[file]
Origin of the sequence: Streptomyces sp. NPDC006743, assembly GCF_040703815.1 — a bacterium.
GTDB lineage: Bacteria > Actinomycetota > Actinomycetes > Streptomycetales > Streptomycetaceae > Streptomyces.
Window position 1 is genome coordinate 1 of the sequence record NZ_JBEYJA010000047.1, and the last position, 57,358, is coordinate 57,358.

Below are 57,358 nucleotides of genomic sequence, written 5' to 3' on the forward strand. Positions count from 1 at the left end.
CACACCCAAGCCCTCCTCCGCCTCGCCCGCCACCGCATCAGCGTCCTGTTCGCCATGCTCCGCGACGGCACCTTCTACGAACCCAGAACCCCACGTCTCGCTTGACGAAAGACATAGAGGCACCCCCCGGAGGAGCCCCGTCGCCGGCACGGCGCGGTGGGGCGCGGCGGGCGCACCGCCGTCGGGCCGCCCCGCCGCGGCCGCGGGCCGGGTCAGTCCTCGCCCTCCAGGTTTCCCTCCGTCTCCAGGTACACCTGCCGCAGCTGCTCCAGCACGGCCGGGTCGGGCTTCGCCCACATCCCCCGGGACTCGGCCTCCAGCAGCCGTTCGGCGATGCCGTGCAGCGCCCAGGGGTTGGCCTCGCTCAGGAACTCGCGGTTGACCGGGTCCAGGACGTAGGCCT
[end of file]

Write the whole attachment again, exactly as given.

Origin of the sequence: Streptomyces sp. NPDC006743, assembly GCF_040703815.1 — a bacterium.
GTDB lineage: Bacteria > Actinomycetota > Actinomycetes > Streptomycetales > Streptomycetaceae > Streptomyces.
Window position 1 is genome coordinate 1 of the sequence record NZ_JBEYJA010000047.1, and the last position, 57,358, is coordinate 57,358.

Below are 57,358 nucleotides of genomic sequence, written 5' to 3' on the forward strand. Positions count from 1 at the left end.
CACACCCAAGCCCTCCTCCGCCTCGCCCGCCACCGCATCAGCGTCCTGTTCGCCATGCTCCGCGACGGCACCTTCTACGAACCCAGAACCCCACGTCTCGCTTGACGAAAGACATAGAGGCACCCCCCGGAGGAGCCCCGTCGCCGGCACGGCGCGGTGGGGCGCGGCGGGCGCACCGCCGTCGGGCCGCCCCGCCGCGGCCGCGGGCCGGGTCAGTCCTCGCCCTCCAGGTTTCCCTCCGTCTCCAGGTACACCTGCCGCAGCTGCTCCAGCACGGCCGGGTCGGGCTTCGCCCACATCCCCCGGGACTCGGCCTCCAGCAGCCGTTCGGCGATGCCGTGCAGCGCCCAGGGGTTGGCCTCGCTCAGGAACTCGCGGTTGACCGGGTCCAGGACGTAGGCCT